Keeping COVID Out of Prisons: Approaches in Ten Countries   [open pdf - 730KB]

From the Summary: "When the World Health Organization (WHO) declared COVID-19 [coronavirus disease 2019] a global pandemic on 11 March 2020, there was immediate concern about the potential health impacts on prisoners and prison staff. Concern focused on the close proximity in which prisoners live, particularly in overcrowded systems; the prevalence of underlying health conditions which affect many of those in custody; and the porous nature of prison walls and boundaries, presenting a risk of infection spreading from prisons to local communities. In the wake of the declaration of the pandemic, penal reformers and human rights organizations around the world called for measures to be taken to reduce the numbers of people in prison, particularly in overcrowded systems, and to contain the risks of infection spreading. This report examines the population management and infection control measures (excluding direct health interventions) taken by prison systems in a diverse group of ten countries spanning all five continents: Kenya, South Africa, Brazil, the USA (and more specifically, New York State), India, Thailand, England and Wales, Hungary, the Netherlands, and Australia (more specifically, New South Wales). The report is produced under the banner of ICPR's [Institute for Crime and Justice Policy's] international, comparative project, 'Understanding and reducing the use of imprisonment in ten countries', launched in 2017."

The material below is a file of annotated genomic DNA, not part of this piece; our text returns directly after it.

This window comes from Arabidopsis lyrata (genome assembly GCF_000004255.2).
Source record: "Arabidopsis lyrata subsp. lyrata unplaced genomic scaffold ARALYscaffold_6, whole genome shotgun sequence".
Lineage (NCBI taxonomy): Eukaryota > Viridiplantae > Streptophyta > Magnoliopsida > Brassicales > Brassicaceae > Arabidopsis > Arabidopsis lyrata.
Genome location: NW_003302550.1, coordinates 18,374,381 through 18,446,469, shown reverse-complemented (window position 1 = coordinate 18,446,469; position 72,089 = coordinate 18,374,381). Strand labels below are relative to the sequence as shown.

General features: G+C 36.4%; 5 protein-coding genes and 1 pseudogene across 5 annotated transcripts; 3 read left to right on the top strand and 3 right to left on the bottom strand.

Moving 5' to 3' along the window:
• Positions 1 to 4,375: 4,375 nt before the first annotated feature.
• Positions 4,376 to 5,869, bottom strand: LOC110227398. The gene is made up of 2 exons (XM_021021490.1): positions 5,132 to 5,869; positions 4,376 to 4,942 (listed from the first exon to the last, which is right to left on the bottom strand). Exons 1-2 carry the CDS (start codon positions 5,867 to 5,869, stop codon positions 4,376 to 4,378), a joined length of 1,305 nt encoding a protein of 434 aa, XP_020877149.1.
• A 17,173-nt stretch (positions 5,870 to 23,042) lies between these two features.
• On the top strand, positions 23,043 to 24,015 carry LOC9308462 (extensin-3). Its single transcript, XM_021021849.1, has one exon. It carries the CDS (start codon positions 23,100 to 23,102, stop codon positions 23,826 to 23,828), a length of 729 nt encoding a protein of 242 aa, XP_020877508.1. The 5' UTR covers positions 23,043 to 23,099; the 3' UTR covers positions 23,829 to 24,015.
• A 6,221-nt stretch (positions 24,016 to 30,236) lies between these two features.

2021 Institute for Crime & Justice Policy Research and the authors. Posted here with permission. Documents are for personal use only and not for commercial profit.
Retrieved From:
World Prison Brief: https://www.prisonstudies.org/
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